(By Matt Konopka) For as long as I have lived, I have always hated the idea of “garden parties”. The sorts of occasions that require you to cook something up, usually fancy, meet and hang out with a bunch of people you either do not know or absolutely despise, and worst of all, it is often considered “inappropriate” to get completely wasted, which would be my only defense to surviving such a thing. Luckily, I and most of you can honestly say that we will never have to attend one quite like Garden Party Massacre…
…Written/directed by Gregory Blair (Deadly Revisions), Garden Party Massacre is a quirky horror-comedy which tells the story of Caleb (Andy Gates) and Addison (Nichole Bagby), a husband and wife team who seem to be ready to edge into that whole “till death do us part” thing. The contentious couple is hosting a drab get-together with just a few friends, when a killer (Matt Weinglass) crashes the party…or makes it better, all things considered.
As soon as the opening credits begin to roll, it’s clear to me that Blair intends his audience to just shut their brains off and have a good laugh. Garden Party Massacre presents itself with a fun, tongue in cheek tone, listing the cast in order of appearance, while clarifying that they are not being listed in their “order of death”. This sort of “cute” humor, as I’ll call it, stakes a claim early and refuses to leave. In that, I can certainly commend Blair’s consistency. But while the humor is entertaining and even delightful at first, it eventually begins to overstay its welcome. Not because the jokes themselves aren’t funny, some are, but because it’s the same type of humor over and over again, a type which can easily go from funny to irritating in any film, no matter the writer: Puns. There are so many “punny” one-liners in Garden Party Massacre, that if they were food, they would be the Hors d'oeuvre, dinner, dessert, and even the damn beer. For how much the film rests on its puns rather than anything else, Garden Party Massacre is less of a massacre and more of a night with a performance from an improv comedy class.
The actors/actress’s delivery is not to blame either. Though some, like Addison, are extremely unlikeable (unless you like characters that do nothing but complain), this is a funny cast which seems to understand humor and the timing that goes along with it. Each is an exaggerated version of who you might find in office co-workers, such as the office gossiper/downer, Reena (Lise Hart), the dunce, Lincoln (Blair), the flamboyant guy, Wesley (David Leeper), and the office bimbo, Melanie (Dawna Lee Heising). And when I say exaggerated, I mean exaggerated. If there are people on earth as obnoxious as Melanie, I don’t want to know them, for fear that I may finally lose my last shred of faith in humanity. Blair attempts to give the viewer reasons to relate to these people, and for the most part, he succeeds. Each has their own wants and needs, and aside from Melanie and Addison, are all likeable enough for us to want them to survive. One could even argue that Blair falls a little too in love with his own characters. Like I said, this is much less a massacre than the title promises, so take that as you will.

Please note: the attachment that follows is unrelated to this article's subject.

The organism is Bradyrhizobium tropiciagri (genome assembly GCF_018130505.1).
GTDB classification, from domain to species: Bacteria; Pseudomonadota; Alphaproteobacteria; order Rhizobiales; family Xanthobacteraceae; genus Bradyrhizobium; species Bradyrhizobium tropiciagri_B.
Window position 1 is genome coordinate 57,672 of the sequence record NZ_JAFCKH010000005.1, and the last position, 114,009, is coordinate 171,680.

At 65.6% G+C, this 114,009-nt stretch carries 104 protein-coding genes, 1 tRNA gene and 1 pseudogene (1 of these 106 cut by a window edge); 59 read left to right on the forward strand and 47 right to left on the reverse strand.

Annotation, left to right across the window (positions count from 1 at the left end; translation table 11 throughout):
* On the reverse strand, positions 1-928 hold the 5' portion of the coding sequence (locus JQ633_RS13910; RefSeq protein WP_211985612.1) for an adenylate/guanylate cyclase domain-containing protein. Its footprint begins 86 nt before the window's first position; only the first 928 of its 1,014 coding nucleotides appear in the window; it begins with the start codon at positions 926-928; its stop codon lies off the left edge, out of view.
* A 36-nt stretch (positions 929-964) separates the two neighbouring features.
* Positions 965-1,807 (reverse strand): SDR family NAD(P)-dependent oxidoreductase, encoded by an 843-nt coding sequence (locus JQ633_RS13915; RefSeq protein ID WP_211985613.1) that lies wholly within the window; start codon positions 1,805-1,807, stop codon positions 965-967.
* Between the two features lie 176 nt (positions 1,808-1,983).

One major issue with this cast of characters though is the way in which they are portrayed. Yes, all but two have an enjoyable presence with the ability to get the audience rooting for them, but there is a clear split between the way in which men and women are written here. Though the men all lack confidence, they are, at the end of the day, the “smart ones”, the “fighters”, the ones who are actually getting shit done and who have generally well rounded personalities. Meanwhile, Addison is the epitome of the stereotypical nagging wife, Addison is willing to die over a cake she made, and Melanie, well, not much needs to be said as to why she isn’t exactly the nicest portrait of a woman. It is not Blair’s intention for the audience to see the characters this way, but it is a good example for why it’s important for characters to be more than just a stereotype, especially ones that in this day and age, have become outdated.